Saturday, March 12, 2011

Nowhere to Hide

The first time I saw Pershing Square in downtown Los Angeles, I parked beneath it without realizing what it was. At that time (1992) the place was a construction zone, since work on Ricardo Legorreta and Laurie Olin’s renovation of the ground level features of the square had just begun. This project was the last in a series of radical transformations of what had once been the intersection of the Camino Real and a small stream. Dedicated as public space in 1866, the square was called St. Vincent’s Park (after a college across the street), then Los Angeles Park, then Central Park, and then Pershing Square, in honor of the World War I general. After this final renaming, the park was planted with a great variety of exotic flora, adding shade and visual interest to the plan of John Parkinson, who later designed City Hall and Union Station. This was the fashionable Pershing Square, one that gradually fell into desuetude as businesses, cultural institutions and the wealthy residents who patronized them left for less densely developed parts of town. After World War II, there were repeated calls to do something about Pershing Square, which had become a gathering place for vermin, drunks and homosexuals, who made use of the trees as cover for cruising and sex. My father lived in Los Angeles in the late 1940s, and he used to say about the city, “It was famous for its fruits and nuts. There was a nut on every street corner and a fruit behind every bush.” I imagine he was referring specifically to Pershing Square.

In the words of the historical signs currently in place, Pershing Square was “brutally excavated” in 1952 for an underground parking garage. Though the new plan was rather barren compared to what had existed before, there were still signs of life in the decades after it was completed. Pershing Square was the site of informal public gatherings, protests and festivals, though the centers of gay cruising had migrated west. The area experienced hard times once again, and an expensive attempt to make it attractive for the 1984 Olympics had no lasting impact.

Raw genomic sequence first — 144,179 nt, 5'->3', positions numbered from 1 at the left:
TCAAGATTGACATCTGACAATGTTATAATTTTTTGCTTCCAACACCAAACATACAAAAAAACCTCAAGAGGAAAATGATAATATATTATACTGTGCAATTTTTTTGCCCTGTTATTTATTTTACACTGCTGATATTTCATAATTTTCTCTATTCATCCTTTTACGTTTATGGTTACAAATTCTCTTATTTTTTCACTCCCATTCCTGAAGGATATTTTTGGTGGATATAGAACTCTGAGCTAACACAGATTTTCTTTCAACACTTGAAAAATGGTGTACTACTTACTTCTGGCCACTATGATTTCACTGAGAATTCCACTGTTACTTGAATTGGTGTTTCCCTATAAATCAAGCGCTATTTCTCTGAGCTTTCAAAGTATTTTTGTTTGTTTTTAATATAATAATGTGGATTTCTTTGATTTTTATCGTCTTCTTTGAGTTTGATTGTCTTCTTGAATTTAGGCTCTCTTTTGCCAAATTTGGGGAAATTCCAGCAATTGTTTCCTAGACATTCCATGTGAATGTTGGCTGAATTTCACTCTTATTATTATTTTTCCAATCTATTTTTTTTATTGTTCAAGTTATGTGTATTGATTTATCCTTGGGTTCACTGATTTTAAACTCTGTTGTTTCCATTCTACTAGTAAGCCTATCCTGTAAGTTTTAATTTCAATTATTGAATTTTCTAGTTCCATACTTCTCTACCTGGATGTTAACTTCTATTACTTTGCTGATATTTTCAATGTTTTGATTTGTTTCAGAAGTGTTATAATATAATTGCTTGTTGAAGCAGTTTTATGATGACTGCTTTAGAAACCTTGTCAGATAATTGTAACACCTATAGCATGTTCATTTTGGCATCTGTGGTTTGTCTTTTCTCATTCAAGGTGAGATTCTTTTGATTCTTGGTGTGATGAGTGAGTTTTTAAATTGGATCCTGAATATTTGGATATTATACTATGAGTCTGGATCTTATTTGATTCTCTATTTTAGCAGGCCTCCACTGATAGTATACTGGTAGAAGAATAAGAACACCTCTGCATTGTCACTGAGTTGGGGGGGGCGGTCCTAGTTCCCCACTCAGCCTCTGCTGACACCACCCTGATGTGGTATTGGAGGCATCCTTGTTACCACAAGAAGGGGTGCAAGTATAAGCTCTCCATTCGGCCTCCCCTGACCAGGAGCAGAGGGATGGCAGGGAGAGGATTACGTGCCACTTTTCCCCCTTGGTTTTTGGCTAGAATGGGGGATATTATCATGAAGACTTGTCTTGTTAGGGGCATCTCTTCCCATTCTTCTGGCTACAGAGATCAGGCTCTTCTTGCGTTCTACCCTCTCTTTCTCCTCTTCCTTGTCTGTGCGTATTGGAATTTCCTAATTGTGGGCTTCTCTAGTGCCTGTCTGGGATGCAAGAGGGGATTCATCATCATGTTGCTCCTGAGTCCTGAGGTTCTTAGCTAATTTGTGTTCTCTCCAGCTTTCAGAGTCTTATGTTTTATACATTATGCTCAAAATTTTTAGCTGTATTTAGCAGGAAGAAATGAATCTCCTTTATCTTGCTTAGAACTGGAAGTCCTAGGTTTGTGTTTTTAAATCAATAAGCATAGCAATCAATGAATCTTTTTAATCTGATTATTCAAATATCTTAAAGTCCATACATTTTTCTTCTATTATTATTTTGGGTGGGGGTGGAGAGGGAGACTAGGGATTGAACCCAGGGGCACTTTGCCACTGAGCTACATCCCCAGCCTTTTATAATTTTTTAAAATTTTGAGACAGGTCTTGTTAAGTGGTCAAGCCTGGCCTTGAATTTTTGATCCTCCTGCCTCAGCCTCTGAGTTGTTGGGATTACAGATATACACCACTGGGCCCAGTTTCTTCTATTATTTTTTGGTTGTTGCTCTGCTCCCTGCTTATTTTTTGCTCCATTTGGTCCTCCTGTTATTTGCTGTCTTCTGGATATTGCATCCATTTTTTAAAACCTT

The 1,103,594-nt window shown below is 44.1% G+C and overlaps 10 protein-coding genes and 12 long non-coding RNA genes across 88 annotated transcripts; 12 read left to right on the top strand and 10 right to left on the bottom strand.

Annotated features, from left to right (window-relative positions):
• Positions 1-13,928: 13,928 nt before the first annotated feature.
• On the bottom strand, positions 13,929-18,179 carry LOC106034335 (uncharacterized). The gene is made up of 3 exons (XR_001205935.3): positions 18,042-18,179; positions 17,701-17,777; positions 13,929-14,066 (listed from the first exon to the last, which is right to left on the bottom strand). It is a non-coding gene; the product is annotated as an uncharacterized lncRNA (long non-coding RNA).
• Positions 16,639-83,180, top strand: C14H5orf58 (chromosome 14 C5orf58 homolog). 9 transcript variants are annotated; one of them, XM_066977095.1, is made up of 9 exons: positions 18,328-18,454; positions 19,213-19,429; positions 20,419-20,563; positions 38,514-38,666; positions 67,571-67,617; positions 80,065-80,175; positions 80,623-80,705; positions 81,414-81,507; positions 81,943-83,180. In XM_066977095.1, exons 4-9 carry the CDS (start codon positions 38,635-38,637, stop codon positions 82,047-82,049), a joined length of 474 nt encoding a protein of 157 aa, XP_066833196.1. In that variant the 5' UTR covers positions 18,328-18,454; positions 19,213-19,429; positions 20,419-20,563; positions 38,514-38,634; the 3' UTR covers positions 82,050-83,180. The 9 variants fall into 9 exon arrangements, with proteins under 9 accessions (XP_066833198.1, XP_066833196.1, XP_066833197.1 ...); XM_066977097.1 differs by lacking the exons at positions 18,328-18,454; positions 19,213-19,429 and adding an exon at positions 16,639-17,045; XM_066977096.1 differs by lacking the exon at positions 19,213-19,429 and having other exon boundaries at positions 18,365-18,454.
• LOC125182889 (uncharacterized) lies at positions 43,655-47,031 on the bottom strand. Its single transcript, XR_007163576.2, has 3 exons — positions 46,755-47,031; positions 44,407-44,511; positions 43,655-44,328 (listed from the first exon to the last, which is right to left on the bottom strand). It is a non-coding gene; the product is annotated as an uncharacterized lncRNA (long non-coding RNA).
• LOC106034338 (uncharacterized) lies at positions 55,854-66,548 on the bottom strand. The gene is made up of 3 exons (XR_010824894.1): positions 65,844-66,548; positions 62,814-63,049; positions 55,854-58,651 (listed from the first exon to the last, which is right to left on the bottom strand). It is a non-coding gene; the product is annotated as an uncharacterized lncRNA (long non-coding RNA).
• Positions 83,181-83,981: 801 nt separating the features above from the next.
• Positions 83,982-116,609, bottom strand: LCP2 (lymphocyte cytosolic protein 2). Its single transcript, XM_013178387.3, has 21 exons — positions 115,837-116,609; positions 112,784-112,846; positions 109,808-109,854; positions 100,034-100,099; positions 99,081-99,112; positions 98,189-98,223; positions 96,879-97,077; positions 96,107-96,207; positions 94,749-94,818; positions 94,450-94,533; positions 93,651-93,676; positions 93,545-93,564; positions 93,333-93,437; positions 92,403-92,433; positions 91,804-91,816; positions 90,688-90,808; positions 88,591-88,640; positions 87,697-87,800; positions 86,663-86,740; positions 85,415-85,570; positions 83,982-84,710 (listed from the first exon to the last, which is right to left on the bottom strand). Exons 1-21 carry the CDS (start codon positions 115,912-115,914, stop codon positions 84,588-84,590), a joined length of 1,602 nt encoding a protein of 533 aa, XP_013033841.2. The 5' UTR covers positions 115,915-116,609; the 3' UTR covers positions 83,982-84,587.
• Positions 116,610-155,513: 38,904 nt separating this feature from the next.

After two separate design competitions and two years of construction at a cost of $14.5 million, Legorreta and Olin’s Pershing Square project was finally ready for public use in 1994. At that time the result, with its masses of multicolored concrete, a path shaped like a fault line, and a gigantic water feature, must have appealed to someone. Today it’s much clearer that the forced whimsy of the visual gimmicks and the strict sequestering of foliage and public sculpture behind barriers give the effect of a postmodern concentration camp. There is plenty of seating arranged theatrically in semi-circles and straight lines, but there is no spectacle to see, aside from pedestrians walking across paved expanses between signs that read “Keep off the grass” and “This space is reserved for private use.” The square offers little shelter from the elements – mainly relentless sunshine during mid-day – and nowhere to hide from surveillance. It makes life a little more uncomfortable for the homeless and mentally ill people who are the main population using the park after business hours. As in a science fiction scenario, those visiting the subterranean regions need have no interaction with the other elements of society occupying the surface of this hellish planet. I don’t drive anymore, so the parking garage is of no use to me. When I get out of the subway at Pershing Square station, I generally avoid the aboveground features of the park, which have an unpleasant, fortress-like aspect from that angle. I can also think of a half dozen other places I would rather go within three blocks of the park. As most other recently redeveloped urban spaces do, Pershing Square segregates the social classes, and the means by which it achieves this goal brutalize everyone.